Before there were rules such as “don’t go in the basement” and “shoot ’em in the head”, there were other, deeper rules connected with spiritual warfare. Never take off your crucifix is one of these, underlined by the horror that visits the narrator of M.R. James’ title story. Canon Alberic’s Scrap-Book is a collection of four spooky British tales, addressing haunted engravings, paintings and books. Unintentional humor arrives whenever the reader gains the painful shock of recognition: the main character is going to do something stupid, isn’t he? He couldn’t be that clueless, could he? Oh wait ~ he is. It’s the same principle that allows to enjoy the death of screen characters who are “too stupid to live”, perhaps best demonstrated by Paris Hilton’s lame attempt to flee from a serial killer in “House of Wax” by running six feet away and pretending to be invisible.
In “The Mezzotint”, a painting changes whenever it is left alone: “there was a figure where no figure had been at five o’clock that afternoon. It was crawling on all-fours towards the house, and it was muffled in a strange black garment with a white cross on the back.” What would you do if you had such a painting, and it did such a thing? Not what this character does. And that’s why horror is so scary, and so much fun to view from the safe distance of outside the screen, or the book, or the speakers.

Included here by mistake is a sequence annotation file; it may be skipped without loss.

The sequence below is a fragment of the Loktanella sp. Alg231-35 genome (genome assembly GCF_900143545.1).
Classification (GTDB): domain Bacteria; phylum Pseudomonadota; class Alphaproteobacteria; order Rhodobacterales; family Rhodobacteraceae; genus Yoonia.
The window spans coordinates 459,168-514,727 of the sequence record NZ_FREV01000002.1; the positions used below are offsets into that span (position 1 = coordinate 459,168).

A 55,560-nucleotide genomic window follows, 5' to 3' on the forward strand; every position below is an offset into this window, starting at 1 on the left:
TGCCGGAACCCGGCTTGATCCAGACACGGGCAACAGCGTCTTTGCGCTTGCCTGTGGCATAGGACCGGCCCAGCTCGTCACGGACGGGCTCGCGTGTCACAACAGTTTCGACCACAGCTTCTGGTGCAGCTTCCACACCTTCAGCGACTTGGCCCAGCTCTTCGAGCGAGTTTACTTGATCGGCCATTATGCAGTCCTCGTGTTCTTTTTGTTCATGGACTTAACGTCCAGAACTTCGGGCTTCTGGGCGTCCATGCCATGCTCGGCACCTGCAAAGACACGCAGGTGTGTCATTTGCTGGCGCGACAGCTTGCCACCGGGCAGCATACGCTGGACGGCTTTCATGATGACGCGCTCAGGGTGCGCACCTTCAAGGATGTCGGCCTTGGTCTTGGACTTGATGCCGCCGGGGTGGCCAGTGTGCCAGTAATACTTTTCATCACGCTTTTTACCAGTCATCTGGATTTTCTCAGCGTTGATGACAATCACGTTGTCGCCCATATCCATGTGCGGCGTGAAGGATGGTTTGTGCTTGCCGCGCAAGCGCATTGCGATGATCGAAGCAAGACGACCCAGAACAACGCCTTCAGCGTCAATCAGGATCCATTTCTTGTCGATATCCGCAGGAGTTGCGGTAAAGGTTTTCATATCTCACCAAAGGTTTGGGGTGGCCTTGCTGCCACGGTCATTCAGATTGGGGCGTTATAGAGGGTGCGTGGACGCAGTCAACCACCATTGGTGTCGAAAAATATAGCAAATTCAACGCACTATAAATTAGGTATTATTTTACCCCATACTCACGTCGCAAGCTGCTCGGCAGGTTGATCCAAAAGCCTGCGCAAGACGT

David Newlyn does a wonderful job scoring these four stories with four pieces of his own. He creates a soundtrack of menace without veering into all-out fright. In cinematic terms, it’s the equivalent of growing suspense instead of gross-out. Creep, creep, knock. What is that sound? On two dominant occasions, Newlyn matches the prose sound-for-word: the title piece contains an electronic reflection of the passage, “I heard a thin metallic voice laughing high up in the tower” beginning at 2:10, while the constant presence of a harsh rasp echoes “the curious noises – the muffled footfalls and distant talking voices that had been perceptible all day.” And in “The Stalls of Barchester Cathedral”, the suspicious death of an archdeacon (“The poor, dear archdeacon!”) is scored by a muted, distended choir that eventually yields to foreground chanting, reflecting the fearsome choral song found in the story: let Satan stand at his right hand. Such faithful renderings are not always the stock of the Book Report Series – many artists choose more abstract renditions – but Newlyn’s adherence to form makes this entry one of the most powerful of the series to date. (Richard Allen)